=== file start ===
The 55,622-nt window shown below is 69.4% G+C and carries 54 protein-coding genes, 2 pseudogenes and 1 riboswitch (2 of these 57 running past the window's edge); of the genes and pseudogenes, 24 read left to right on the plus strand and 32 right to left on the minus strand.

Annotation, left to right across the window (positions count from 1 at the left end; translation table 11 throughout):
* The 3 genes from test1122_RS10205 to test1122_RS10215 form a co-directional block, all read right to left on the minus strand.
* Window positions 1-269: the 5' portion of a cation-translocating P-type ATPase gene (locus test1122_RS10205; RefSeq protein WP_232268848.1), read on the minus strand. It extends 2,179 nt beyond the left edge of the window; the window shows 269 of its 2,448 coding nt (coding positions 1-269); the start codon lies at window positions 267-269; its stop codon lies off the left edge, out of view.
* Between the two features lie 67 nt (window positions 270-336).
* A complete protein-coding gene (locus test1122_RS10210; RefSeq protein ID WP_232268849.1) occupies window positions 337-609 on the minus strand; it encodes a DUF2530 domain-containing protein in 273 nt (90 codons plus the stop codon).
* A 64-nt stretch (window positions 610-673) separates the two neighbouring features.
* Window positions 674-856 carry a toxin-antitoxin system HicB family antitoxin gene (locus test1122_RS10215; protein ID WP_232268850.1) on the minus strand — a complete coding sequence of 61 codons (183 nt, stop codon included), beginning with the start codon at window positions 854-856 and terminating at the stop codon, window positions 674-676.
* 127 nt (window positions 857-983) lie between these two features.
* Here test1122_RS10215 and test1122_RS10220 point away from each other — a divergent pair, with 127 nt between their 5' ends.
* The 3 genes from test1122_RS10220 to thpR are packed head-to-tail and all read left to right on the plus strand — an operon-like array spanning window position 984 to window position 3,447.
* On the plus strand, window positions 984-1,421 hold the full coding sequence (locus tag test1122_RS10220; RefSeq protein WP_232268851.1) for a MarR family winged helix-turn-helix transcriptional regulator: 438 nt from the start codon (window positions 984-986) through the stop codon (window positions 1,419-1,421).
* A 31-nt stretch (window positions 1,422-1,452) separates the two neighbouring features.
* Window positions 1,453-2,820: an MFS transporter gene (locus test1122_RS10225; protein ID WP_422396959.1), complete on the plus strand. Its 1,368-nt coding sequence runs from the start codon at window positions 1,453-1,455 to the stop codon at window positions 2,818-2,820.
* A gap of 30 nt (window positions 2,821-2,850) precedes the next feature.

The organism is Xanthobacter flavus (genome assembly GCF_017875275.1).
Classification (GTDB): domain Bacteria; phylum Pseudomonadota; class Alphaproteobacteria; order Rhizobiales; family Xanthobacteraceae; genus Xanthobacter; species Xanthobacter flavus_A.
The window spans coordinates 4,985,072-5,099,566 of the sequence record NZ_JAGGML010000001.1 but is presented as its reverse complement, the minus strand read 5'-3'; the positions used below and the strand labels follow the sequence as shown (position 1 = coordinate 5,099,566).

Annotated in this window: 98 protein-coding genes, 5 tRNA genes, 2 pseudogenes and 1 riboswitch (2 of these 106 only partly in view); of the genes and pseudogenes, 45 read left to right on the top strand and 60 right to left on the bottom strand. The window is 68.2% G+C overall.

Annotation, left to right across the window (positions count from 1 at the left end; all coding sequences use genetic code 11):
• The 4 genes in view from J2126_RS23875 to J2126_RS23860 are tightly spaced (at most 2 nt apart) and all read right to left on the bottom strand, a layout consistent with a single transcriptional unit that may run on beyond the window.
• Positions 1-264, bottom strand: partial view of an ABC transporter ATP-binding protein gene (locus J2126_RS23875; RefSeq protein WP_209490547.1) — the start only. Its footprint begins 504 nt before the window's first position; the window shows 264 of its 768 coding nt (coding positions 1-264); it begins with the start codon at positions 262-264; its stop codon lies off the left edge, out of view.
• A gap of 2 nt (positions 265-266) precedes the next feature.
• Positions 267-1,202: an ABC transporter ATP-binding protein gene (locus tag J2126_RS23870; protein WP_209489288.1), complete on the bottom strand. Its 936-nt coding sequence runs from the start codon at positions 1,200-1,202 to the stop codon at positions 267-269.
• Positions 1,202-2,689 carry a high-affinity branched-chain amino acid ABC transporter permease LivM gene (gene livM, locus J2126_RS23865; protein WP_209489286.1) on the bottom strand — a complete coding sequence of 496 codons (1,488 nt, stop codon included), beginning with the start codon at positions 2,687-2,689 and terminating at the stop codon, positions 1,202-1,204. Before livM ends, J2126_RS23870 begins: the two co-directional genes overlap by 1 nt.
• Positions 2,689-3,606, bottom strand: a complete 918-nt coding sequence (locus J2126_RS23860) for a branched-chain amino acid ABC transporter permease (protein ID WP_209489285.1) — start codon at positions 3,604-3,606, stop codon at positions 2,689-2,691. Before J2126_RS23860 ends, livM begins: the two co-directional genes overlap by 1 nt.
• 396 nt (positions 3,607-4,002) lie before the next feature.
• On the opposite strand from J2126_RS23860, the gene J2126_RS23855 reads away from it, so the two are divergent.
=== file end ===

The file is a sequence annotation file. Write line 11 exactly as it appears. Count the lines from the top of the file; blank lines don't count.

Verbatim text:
* The 3 genes from test1122_RS10220 to thpR are packed head-to-tail and all read left to right on the plus strand — an operon-like array spanning window position 984 to window position 3,447.